The way the global economic system has evolved, combined with a lack of rules and their enforcement, creates a permissive environment, or even an incentive structure, in which harmful corporate strategies can be played out.

The lack of rules coupled with the lack of enforcement is commonly identified as a ‘governance gap’ between corporate power and corporate accountability.[1]

When national governance is weak

Competition for resources and profit maximisation drives companies to resource-rich countries, many of which have a weak rule of law or are being ruled by an oppressive authoritarian regime. In contexts where government oversight is weak, absent or not attuned to community or workers’ interests, these communities and workers are particularly vulnerable to social and environmental harm and have greater difficulty holding companies to account for any harmful impacts.

… and international regulation is non-existent

As it currently stands at the international level, there are no direct human rights obligations for corporations, while states lack clear legal obligations to regulate the transnational activities of their corporate nationals. On the other hand, the limited liability regime combined with economic treaties like trade, investment and tax treaties grant companies protection and privileges beyond those granted to individuals.

Compared to normative corporate accountability frameworks, treaties protecting corporate interests are generally more enforceable. On the other hand, environmental and human rights treaties lack the kind of international enforcement mechanisms put in place for corporate investment protection.

Overall, economic liberalisation and globalisation policies combined with existing governance gaps and other systemic barriers to justice have produced an environment that is conducive to corporate misconduct and impunity for environmental damage and human rights abuses. In turn, such misconduct and impunity continues to hinder the efforts of states to achieve sustainable and fair policy outcomes, such as the Sustainable Development Goals.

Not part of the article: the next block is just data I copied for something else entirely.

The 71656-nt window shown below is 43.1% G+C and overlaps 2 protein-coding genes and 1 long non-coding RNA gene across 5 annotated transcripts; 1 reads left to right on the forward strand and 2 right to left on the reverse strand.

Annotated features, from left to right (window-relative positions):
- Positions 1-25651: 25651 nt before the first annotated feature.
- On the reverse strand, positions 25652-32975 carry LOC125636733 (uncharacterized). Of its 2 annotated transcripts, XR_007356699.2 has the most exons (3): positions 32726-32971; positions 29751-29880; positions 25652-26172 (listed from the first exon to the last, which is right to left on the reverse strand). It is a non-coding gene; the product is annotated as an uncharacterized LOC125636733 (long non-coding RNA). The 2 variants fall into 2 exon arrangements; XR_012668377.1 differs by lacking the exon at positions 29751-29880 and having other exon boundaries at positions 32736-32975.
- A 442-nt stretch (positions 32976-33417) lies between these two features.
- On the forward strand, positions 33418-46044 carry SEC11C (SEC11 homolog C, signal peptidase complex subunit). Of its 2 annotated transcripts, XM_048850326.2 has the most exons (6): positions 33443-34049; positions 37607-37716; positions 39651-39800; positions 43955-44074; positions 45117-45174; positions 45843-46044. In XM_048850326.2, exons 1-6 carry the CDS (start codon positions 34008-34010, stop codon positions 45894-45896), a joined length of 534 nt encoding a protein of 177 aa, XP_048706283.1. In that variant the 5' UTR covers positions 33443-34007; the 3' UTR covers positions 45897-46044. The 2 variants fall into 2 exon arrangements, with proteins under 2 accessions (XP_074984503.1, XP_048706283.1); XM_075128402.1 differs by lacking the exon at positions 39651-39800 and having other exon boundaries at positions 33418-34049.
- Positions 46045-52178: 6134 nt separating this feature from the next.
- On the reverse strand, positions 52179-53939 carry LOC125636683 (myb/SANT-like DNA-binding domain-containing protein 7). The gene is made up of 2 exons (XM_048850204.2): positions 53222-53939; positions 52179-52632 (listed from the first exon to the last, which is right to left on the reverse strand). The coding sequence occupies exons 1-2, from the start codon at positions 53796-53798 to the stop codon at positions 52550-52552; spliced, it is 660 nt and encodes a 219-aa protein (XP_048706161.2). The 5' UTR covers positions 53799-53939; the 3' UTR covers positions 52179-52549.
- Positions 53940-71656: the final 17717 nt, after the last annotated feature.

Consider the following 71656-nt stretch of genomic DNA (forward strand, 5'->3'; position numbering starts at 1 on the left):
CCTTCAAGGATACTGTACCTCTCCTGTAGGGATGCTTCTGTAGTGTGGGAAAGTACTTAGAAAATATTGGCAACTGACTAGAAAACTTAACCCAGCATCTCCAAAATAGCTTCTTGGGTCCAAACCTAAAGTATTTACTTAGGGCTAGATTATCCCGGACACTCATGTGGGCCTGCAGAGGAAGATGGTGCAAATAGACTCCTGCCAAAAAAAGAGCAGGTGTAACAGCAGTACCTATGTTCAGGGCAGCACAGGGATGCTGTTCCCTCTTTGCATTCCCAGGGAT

Harmful corporate strategies reinforce the status quo

The use of harmful corporate strategies revealed here is not limited to a select group of malicious corporations that seeks to harm people or the environment. Rather, they are used by companies acting within a system that expects them to generate profit with the lowest possible cost.[2] In many cases, it is not in the interest of individual companies to avoid or repair the harms they have caused in the process, at least as long as competitors are not doing the same. On the contrary, it is mostly in a company’s interest to sustain the status quo and disregard responsibility for any harms they have caused. An international level playing field that rewards respect for people and the planet is lacking.

The evidence gathered on corporate strategies aimed at avoiding accountability for negative impacts shows that multinational corporations have multiple options to construct deniability for the harms they have caused or contributed to; this gap could be closed by legislation. When ending up in court, multinational corporations resort to an array of judicial strategies to avoid liability. These strategies could partly be countered by improved material and procedural laws.

However, by distracting and obfuscating stakeholders, by undermining or attacking defenders and communities that stand up against corporate interests, and by utilising state power, companies actively and effectively thwart efforts and processes towards accountability: doubt is spread about the need for regulatory measures, advocates of such measures are silenced, and government policy is aligned with business interests.

Measures are urgently needed to counter all of these harmful strategies. Governments, citizens, CSOs and businesses all have a role to play in helping to close the governance gaps.

[1] Ruggie, John. Promotion and Protection of All Human Rights, Civil, Political, Economic, Social and Cultural Rights, Including the Right to Development, United Nations Human Rights Council, p. 28, 2008 (accessed November 14, 2019).

[1] Guiliani, Elisa, “Regulating global capitalism amid rampant corporate wrongdoing-Reply to Three frames for innovation policy”, Research Policy 47 (2018), p. 1577-1582.